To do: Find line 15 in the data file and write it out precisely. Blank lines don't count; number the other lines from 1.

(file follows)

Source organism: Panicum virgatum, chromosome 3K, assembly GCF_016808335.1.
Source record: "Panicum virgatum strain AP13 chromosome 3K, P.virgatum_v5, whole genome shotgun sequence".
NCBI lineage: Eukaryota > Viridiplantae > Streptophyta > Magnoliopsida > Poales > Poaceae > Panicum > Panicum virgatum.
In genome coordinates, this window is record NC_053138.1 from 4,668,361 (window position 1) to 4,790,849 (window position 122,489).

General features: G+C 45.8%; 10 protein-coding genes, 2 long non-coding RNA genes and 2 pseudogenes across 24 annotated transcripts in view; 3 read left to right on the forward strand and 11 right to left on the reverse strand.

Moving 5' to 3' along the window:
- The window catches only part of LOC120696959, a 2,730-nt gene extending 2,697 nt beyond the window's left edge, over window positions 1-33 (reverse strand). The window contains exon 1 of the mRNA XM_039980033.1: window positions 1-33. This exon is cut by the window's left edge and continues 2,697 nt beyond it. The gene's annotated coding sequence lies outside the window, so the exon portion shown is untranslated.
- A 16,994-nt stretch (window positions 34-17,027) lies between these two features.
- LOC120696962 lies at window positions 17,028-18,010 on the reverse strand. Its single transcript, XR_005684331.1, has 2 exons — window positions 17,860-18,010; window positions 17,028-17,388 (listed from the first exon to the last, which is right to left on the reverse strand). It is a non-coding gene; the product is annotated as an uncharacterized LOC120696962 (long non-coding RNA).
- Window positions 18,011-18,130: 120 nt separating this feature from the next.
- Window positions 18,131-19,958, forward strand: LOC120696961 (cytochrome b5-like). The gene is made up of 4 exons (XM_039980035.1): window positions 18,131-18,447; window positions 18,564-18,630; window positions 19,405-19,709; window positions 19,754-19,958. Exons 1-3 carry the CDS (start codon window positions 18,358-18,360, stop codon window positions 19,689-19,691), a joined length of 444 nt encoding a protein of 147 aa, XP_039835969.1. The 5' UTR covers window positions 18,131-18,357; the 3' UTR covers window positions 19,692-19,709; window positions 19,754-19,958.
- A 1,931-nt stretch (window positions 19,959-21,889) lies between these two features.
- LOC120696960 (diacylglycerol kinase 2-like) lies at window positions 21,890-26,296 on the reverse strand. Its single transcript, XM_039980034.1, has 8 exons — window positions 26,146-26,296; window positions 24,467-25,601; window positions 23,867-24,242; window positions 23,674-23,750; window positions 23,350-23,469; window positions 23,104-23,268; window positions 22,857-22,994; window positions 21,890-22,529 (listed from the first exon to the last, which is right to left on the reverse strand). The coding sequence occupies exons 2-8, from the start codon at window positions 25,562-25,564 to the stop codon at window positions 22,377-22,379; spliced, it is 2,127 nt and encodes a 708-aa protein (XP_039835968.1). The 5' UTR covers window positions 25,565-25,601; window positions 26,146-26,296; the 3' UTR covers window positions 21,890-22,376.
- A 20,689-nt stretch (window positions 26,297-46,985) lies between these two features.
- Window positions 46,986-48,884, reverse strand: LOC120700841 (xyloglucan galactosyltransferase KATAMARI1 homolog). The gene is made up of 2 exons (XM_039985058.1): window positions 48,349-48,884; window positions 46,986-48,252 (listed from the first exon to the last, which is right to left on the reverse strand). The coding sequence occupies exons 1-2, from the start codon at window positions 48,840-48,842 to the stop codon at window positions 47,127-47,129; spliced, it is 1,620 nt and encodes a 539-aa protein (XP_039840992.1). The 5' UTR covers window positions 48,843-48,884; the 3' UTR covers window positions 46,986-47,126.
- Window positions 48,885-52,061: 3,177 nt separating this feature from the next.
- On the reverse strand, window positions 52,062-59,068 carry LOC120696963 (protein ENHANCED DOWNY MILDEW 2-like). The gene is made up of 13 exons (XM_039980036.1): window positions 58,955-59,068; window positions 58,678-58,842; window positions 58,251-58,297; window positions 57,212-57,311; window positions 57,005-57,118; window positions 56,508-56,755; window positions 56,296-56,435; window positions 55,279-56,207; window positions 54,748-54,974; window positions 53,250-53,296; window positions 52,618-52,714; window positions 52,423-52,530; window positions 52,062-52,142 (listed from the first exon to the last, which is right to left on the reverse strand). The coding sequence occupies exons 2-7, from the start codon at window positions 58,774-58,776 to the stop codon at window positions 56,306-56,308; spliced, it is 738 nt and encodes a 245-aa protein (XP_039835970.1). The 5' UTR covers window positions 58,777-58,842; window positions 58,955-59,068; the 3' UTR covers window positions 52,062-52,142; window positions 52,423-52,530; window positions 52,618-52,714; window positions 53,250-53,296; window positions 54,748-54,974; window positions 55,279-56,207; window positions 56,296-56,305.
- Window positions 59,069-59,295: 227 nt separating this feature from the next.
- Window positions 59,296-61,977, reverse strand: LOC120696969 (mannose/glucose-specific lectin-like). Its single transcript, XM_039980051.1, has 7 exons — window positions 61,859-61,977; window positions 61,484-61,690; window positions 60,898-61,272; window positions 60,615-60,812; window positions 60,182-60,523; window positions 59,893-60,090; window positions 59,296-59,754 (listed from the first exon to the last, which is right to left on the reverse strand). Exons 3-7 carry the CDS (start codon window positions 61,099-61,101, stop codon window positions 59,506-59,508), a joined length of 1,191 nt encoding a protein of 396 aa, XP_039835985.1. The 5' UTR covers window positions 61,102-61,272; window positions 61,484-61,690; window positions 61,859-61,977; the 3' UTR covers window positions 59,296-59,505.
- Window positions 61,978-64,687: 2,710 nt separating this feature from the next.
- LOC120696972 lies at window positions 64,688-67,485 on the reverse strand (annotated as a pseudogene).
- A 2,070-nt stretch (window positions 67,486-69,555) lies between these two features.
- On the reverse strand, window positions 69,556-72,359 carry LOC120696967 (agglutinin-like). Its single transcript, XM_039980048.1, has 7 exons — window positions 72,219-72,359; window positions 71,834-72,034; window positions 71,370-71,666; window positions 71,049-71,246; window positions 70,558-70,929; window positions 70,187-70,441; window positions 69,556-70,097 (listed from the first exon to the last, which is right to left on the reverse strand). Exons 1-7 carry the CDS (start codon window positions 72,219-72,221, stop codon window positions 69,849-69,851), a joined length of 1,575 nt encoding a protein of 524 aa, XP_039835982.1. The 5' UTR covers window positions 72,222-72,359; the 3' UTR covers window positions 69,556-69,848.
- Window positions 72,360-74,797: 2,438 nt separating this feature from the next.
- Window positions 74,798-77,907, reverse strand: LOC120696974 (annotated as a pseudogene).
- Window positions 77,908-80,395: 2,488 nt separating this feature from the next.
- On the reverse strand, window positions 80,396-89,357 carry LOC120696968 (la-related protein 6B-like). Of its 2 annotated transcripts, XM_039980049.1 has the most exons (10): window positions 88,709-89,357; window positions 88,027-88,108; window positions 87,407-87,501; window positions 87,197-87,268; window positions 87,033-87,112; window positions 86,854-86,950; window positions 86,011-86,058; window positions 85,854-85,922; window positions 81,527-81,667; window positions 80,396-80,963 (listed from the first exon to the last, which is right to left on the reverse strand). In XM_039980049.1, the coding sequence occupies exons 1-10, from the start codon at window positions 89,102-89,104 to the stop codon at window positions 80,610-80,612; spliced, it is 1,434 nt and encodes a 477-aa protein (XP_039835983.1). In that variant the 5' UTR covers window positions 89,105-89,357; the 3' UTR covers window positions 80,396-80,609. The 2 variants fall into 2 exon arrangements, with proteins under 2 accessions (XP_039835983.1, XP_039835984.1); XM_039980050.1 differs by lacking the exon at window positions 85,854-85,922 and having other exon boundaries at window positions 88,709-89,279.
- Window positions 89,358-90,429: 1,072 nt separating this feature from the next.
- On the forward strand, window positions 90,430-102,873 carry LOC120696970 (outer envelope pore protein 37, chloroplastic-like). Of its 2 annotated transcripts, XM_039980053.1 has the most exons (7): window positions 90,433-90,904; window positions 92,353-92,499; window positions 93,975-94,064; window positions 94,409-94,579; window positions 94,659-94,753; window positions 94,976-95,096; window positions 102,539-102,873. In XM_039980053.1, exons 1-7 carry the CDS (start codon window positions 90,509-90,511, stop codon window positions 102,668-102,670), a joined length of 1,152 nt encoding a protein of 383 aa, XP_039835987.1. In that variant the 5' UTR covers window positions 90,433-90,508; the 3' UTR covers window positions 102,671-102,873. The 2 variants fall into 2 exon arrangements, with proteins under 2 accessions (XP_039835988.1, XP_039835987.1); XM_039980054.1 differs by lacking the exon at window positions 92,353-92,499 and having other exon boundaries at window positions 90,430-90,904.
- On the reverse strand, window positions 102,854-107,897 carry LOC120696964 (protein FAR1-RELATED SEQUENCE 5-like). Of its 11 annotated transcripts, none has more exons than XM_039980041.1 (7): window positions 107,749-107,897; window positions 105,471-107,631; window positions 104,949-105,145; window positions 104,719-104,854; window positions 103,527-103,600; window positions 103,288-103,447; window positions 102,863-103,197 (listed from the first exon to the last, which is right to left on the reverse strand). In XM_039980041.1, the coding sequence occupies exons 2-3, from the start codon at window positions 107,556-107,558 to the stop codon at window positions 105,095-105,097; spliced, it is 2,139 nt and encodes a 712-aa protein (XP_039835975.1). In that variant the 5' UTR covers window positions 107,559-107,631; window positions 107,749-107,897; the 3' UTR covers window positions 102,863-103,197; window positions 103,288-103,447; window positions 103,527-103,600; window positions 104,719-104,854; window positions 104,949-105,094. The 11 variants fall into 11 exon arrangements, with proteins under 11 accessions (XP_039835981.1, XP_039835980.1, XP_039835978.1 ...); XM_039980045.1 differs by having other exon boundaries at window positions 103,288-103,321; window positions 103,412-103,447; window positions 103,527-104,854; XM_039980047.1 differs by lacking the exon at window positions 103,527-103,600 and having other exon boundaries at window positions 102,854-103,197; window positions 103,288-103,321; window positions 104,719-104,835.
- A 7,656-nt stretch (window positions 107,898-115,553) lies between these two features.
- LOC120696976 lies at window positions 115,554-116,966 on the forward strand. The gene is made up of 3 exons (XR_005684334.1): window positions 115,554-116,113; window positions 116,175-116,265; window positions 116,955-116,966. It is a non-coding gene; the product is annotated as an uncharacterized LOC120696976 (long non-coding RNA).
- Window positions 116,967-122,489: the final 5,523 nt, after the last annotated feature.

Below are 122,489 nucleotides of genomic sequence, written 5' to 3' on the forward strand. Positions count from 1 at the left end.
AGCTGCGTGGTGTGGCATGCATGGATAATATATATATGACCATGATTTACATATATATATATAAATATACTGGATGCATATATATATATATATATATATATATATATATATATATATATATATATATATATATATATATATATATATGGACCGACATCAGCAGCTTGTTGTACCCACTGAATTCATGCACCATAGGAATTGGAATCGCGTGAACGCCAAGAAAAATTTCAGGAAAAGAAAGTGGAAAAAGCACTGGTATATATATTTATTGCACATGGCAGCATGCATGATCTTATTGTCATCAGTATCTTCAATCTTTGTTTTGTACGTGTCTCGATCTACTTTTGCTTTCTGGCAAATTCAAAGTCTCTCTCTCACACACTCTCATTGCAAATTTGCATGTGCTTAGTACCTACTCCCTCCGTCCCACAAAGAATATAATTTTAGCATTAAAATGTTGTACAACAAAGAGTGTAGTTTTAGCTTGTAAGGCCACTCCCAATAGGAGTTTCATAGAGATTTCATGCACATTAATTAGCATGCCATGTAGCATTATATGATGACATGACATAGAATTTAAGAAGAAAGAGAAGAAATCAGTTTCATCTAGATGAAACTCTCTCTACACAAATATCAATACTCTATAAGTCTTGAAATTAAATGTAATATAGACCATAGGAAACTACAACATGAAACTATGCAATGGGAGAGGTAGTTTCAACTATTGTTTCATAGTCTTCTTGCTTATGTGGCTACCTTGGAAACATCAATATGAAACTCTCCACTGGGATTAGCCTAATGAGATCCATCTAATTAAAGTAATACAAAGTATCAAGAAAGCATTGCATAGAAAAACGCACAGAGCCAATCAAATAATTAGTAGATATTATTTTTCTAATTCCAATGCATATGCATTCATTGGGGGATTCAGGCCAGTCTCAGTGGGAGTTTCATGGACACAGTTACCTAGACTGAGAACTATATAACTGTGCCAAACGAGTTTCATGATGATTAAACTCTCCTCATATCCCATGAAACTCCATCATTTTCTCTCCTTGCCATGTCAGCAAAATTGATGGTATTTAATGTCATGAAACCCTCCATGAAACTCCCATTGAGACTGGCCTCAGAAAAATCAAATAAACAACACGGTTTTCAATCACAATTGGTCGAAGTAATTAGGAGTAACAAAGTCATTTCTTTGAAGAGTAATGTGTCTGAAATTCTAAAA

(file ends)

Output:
- Window positions 46,986-48,884, reverse strand: LOC120700841 (xyloglucan galactosyltransferase KATAMARI1 homolog). The gene is made up of 2 exons (XM_039985058.1): window positions 48,349-48,884; window positions 46,986-48,252 (listed from the first exon to the last, which is right to left on the reverse strand). The coding sequence occupies exons 1-2, from the start codon at window positions 48,840-48,842 to the stop codon at window positions 47,127-47,129; spliced, it is 1,620 nt and encodes a 539-aa protein (XP_039840992.1). The 5' UTR covers window positions 48,843-48,884; the 3' UTR covers window positions 46,986-47,126.